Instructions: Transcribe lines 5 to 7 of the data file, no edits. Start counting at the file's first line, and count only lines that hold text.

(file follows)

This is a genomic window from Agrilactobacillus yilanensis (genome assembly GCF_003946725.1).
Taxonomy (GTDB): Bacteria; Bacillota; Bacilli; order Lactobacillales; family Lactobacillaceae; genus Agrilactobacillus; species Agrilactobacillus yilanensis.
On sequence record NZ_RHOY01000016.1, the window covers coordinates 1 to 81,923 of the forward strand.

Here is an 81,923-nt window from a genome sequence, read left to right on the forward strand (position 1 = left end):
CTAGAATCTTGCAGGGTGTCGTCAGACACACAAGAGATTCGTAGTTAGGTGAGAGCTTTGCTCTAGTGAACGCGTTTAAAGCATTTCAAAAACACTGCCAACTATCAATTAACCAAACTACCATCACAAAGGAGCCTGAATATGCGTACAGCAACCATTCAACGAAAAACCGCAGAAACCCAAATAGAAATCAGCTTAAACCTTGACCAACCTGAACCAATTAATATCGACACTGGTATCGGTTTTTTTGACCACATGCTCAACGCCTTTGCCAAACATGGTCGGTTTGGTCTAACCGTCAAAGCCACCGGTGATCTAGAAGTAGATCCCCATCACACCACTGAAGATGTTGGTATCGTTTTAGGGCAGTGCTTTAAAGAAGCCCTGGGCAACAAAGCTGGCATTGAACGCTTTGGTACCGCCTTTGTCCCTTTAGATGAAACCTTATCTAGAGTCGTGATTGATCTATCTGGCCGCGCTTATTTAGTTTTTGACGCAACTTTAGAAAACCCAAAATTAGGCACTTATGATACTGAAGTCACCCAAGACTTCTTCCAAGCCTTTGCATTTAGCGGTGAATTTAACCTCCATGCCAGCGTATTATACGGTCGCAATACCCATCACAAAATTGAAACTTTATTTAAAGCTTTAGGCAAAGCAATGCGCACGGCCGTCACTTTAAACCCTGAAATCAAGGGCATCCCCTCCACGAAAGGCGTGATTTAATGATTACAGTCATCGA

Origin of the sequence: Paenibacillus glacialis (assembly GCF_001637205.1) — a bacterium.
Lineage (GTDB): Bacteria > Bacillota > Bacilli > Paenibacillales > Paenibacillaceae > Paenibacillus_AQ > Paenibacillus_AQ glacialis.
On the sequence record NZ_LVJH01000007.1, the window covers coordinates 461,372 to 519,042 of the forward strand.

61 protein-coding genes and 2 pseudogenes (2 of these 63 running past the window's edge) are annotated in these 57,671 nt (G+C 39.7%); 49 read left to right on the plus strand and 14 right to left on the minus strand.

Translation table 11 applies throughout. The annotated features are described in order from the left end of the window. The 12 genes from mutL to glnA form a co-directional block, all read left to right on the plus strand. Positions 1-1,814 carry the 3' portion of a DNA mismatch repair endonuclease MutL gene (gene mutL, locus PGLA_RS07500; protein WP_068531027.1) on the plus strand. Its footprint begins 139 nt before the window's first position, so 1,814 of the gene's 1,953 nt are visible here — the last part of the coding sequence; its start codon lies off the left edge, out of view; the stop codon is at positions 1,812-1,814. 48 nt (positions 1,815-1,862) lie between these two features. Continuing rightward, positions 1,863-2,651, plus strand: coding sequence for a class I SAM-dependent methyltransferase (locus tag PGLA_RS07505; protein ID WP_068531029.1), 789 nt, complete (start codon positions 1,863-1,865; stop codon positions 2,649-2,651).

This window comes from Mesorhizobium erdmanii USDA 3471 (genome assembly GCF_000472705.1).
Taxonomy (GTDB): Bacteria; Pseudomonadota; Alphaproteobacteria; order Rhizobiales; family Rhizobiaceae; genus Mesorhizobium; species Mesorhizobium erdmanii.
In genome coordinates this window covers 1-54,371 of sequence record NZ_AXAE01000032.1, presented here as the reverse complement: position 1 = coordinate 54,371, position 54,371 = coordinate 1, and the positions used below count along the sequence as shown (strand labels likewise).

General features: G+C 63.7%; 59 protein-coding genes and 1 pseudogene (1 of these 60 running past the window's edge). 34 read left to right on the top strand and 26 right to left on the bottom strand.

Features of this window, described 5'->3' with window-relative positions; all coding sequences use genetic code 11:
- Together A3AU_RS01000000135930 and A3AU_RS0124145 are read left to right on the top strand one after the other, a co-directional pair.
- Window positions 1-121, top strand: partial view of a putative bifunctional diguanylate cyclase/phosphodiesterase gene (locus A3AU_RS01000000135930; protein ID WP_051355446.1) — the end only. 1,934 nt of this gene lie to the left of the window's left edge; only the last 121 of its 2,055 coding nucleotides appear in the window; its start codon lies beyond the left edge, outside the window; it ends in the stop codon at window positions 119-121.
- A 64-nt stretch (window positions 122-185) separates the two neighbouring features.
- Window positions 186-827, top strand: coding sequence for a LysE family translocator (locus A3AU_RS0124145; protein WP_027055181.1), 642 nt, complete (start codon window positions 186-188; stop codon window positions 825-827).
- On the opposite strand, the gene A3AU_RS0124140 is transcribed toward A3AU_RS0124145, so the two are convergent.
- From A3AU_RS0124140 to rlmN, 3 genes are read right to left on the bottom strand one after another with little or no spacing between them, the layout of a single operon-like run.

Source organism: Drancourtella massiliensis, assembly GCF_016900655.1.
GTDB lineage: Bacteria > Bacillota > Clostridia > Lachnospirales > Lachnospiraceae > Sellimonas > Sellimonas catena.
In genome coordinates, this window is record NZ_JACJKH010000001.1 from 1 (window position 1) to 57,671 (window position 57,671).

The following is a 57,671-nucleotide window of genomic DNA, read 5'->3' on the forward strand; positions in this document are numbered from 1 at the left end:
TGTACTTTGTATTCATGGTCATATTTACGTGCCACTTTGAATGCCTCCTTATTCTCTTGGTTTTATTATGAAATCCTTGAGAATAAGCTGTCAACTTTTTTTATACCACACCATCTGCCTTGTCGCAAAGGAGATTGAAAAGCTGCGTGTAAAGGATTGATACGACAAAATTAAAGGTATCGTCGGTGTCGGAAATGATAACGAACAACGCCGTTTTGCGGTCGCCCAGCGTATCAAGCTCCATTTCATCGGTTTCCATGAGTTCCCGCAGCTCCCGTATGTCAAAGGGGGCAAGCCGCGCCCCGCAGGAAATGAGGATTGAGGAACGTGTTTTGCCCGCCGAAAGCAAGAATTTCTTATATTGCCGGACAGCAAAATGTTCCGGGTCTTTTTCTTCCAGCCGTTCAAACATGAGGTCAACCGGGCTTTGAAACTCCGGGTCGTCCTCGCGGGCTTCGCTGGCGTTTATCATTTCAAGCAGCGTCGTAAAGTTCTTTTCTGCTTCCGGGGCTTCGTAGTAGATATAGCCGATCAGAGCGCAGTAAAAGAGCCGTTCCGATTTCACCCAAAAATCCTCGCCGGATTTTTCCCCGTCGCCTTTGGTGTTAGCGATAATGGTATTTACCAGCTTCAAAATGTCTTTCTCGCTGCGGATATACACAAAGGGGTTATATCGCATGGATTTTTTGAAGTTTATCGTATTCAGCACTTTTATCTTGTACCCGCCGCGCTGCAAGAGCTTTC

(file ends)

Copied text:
CTAGAATCTTGCAGGGTGTCGTCAGACACACAAGAGATTCGTAGTTAGGTGAGAGCTTTGCTCTAGTGAACGCGTTTAAAGCATTTCAAAAACACTGCCAACTATCAATTAACCAAACTACCATCACAAAGGAGCCTGAATATGCGTACAGCAACCATTCAACGAAAAACCGCAGAAACCCAAATAGAAATCAGCTTAAACCTTGACCAACCTGAACCAATTAATATCGACACTGGTATCGGTTTTTTTGACCACATGCTCAACGCCTTTGCCAAACATGGTCGGTTTGGTCTAACCGTCAAAGCCACCGGTGATCTAGAAGTAGATCCCCATCACACCACTGAAGATGTTGGTATCGTTTTAGGGCAGTGCTTTAAAGAAGCCCTGGGCAACAAAGCTGGCATTGAACGCTTTGGTACCGCCTTTGTCCCTTTAGATGAAACCTTATCTAGAGTCGTGATTGATCTATCTGGCCGCGCTTATTTAGTTTTTGACGCAACTTTAGAAAACCCAAAATTAGGCACTTATGATACTGAAGTCACCCAAGACTTCTTCCAAGCCTTTGCATTTAGCGGTGAATTTAACCTCCATGCCAGCGTATTATACGGTCGCAATACCCATCACAAAATTGAAACTTTATTTAAAGCTTTAGGCAAAGCAATGCGCACGGCCGTCACTTTAAACCCTGAAATCAAGGGCATCCCCTCCACGAAAGGCGTGATTTAATGATTACAGTCATCGA

Origin of the sequence: Paenibacillus glacialis (assembly GCF_001637205.1) — a bacterium.
Lineage (GTDB): Bacteria > Bacillota > Bacilli > Paenibacillales > Paenibacillaceae > Paenibacillus_AQ > Paenibacillus_AQ glacialis.